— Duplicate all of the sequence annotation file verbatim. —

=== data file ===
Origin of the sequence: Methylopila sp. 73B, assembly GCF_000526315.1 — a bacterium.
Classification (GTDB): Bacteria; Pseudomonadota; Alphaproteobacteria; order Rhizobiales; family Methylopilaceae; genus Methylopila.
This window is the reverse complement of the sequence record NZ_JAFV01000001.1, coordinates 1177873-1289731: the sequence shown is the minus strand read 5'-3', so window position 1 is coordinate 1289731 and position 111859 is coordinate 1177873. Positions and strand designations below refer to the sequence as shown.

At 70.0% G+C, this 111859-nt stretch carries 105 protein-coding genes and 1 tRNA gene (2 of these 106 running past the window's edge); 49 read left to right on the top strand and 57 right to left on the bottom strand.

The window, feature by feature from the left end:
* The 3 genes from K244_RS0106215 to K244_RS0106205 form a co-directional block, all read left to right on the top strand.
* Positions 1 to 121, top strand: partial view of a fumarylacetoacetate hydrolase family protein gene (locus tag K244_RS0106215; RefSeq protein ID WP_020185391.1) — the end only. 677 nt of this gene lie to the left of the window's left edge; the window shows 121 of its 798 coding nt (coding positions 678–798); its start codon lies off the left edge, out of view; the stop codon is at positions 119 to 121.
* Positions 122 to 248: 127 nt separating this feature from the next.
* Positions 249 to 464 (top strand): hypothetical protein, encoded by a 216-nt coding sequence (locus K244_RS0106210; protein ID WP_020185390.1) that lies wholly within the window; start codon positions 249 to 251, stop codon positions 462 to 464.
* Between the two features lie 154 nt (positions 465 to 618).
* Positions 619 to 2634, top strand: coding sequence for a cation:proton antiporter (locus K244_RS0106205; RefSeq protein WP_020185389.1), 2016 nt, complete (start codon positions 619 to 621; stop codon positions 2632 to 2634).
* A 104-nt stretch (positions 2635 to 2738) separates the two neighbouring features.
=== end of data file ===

Origin of the sequence: Methylopila sp. 73B, assembly GCF_000526315.1 — a bacterium.
Classification (GTDB): Bacteria; Pseudomonadota; Alphaproteobacteria; order Rhizobiales; family Methylopilaceae; genus Methylopila.
This window is the reverse complement of the sequence record NZ_JAFV01000001.1, coordinates 1177873-1289731: the sequence shown is the minus strand read 5'-3', so window position 1 is coordinate 1289731 and position 111859 is coordinate 1177873. Positions and strand designations below refer to the sequence as shown.

At 70.0% G+C, this 111859-nt stretch carries 105 protein-coding genes and 1 tRNA gene (2 of these 106 running past the window's edge); 49 read left to right on the top strand and 57 right to left on the bottom strand.

The window, feature by feature from the left end:
* The 3 genes from K244_RS0106215 to K244_RS0106205 form a co-directional block, all read left to right on the top strand.
* Positions 1 to 121, top strand: partial view of a fumarylacetoacetate hydrolase family protein gene (locus tag K244_RS0106215; RefSeq protein ID WP_020185391.1) — the end only. 677 nt of this gene lie to the left of the window's left edge; the window shows 121 of its 798 coding nt (coding positions 678–798); its start codon lies off the left edge, out of view; the stop codon is at positions 119 to 121.
* Positions 122 to 248: 127 nt separating this feature from the next.
* Positions 249 to 464 (top strand): hypothetical protein, encoded by a 216-nt coding sequence (locus K244_RS0106210; protein ID WP_020185390.1) that lies wholly within the window; start codon positions 249 to 251, stop codon positions 462 to 464.
* Between the two features lie 154 nt (positions 465 to 618).
* Positions 619 to 2634, top strand: coding sequence for a cation:proton antiporter (locus K244_RS0106205; RefSeq protein WP_020185389.1), 2016 nt, complete (start codon positions 619 to 621; stop codon positions 2632 to 2634).
* A 104-nt stretch (positions 2635 to 2738) separates the two neighbouring features.